Beehive Winter Feeding

beehive winter feeding

Hard candy or fondant

Bees love the taste of hard candy, so you can use it to feed them this winter. It is better for the bees, because it won’t mold and won’t get soggy. Some products even include protein to help keep the bees healthy and strong. Hard candy is also easier to handle.

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To make hard candy, mix together 5 pounds of granulated sugar and a quart of water. Continue to stir until the sugar dissolves and the mixture reaches the hard ball candy stage (250-265 degrees Fahrenheit). You can then pour the mixture into molds or onto cookie sheets lined with wax paper. Once the candy has hardened, you can store it in an airtight container or freezer.

Sugar syrup is another popular option for feeding the bees in the Winter. However, this substance may freeze and kill the bees. So it’s best to switch to hard candy if the temperature drops below 50 degrees. This is the preferred method for feeding overwintering bees.

Honey-b-healthy syrup

When preparing Honey-B-Healthy syrup for beehive winter feeding, it is important to follow a few guidelines. Ideally, the syrup should be diluted in one part water to one part sugar and then drained onto the bees. The syrup can be prepared and placed on the frames, as well as in the top box of the hive.

Honey-B-Healthy is a food stimulant that can be used as a syrup, drench, or spray solution for bees. It helps to reduce the occurrence of fights during swarms or nucs and encourages bees to draw out the foundation. The syrup is non-GMO and can be used in conjunction with the foundation or packages. The syrup is an inexpensive and effective way to maintain a healthy colony.

Entrance reducers

Beekeepers use entrance reducers during the winter season to help their colonies regulate their temperature. This is important for two reasons. First, entrance reducers keep weather out, which helps protect young bees from freezing. Second, entrance reducers help protect the hive from predators such as wasps, robber bees, and other pests.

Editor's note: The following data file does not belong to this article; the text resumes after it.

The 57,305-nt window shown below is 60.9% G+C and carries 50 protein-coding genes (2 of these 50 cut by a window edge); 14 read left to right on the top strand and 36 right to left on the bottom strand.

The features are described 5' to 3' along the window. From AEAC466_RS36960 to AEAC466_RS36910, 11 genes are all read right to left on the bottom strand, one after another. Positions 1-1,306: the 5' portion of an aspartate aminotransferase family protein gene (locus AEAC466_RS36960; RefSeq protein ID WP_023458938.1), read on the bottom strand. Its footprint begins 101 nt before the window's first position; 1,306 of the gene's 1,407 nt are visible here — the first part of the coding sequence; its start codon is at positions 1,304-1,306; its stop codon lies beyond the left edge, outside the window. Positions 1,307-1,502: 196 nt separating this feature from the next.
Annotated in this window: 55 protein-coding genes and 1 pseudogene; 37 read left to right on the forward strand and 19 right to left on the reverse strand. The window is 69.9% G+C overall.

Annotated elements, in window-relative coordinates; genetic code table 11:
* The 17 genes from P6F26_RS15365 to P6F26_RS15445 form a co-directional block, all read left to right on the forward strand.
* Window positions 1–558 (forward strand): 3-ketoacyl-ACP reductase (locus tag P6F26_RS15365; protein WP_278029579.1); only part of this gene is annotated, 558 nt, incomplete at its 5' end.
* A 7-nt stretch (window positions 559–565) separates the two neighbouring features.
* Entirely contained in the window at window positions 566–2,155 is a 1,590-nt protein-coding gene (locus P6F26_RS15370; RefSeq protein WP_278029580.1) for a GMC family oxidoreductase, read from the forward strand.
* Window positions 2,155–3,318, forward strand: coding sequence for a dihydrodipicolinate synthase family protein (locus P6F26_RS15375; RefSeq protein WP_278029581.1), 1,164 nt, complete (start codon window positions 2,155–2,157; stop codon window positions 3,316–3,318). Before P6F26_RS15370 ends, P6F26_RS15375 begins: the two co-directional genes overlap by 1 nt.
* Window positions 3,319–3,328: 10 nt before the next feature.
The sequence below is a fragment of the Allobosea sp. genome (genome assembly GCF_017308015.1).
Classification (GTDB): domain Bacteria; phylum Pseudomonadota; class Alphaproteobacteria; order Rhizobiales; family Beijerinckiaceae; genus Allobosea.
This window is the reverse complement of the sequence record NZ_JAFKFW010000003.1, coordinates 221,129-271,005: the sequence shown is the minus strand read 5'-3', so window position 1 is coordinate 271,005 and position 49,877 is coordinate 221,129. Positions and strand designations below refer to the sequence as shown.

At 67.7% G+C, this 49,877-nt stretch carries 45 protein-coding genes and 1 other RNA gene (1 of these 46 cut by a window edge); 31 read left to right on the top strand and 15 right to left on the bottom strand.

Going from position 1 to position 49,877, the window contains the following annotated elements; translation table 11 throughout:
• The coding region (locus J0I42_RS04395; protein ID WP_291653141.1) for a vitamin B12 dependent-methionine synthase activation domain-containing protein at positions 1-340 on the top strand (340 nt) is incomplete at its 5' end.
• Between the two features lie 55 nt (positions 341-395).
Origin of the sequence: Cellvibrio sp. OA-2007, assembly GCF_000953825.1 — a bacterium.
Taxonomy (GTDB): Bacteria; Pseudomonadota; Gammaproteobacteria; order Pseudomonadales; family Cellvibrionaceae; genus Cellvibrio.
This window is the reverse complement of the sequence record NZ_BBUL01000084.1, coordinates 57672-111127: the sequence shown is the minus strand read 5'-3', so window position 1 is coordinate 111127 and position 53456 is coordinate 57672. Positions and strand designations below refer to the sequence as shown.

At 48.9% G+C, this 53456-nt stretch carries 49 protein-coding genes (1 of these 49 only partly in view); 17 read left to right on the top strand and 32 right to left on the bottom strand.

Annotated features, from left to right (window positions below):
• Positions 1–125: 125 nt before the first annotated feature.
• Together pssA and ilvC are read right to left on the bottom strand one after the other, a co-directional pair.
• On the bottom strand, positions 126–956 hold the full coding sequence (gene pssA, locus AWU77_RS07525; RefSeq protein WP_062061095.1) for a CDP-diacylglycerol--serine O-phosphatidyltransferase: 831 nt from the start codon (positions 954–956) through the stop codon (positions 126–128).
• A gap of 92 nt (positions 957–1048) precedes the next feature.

In winter, bees need to maintain a consistent temperature throughout the winter. As a result, they bring water into the hive to keep it cool. Without proper air circulation, the hive can get overheated and start to develop mold, which will affect the brood and comb.

Another reason to use entrance reducers is to catch swarms. A colony that is strong enough to open its entrance reducers will be less likely to be targeted by robber bees. Also, the reduced entrance will make the entrance more difficult for them to navigate, which is beneficial for the hive’s health and longevity.

Pollen patties

Pollen patties are a great way to provide a natural source of protein for your bees. They can be placed inside the hive just inside the inner cover. Place them near the brood nest for nurse bees to have direct access to protein. The patties can also be placed on top bars in the upper part of the hive.

Pollen patties are a great way to provide your bee colony with more food during the winter months. Using these patties will encourage your bees to lay more eggs and produce more royal jelly, a substance that is important for young bee larvae. The patties also provide the worker bees with extra energy to build comb.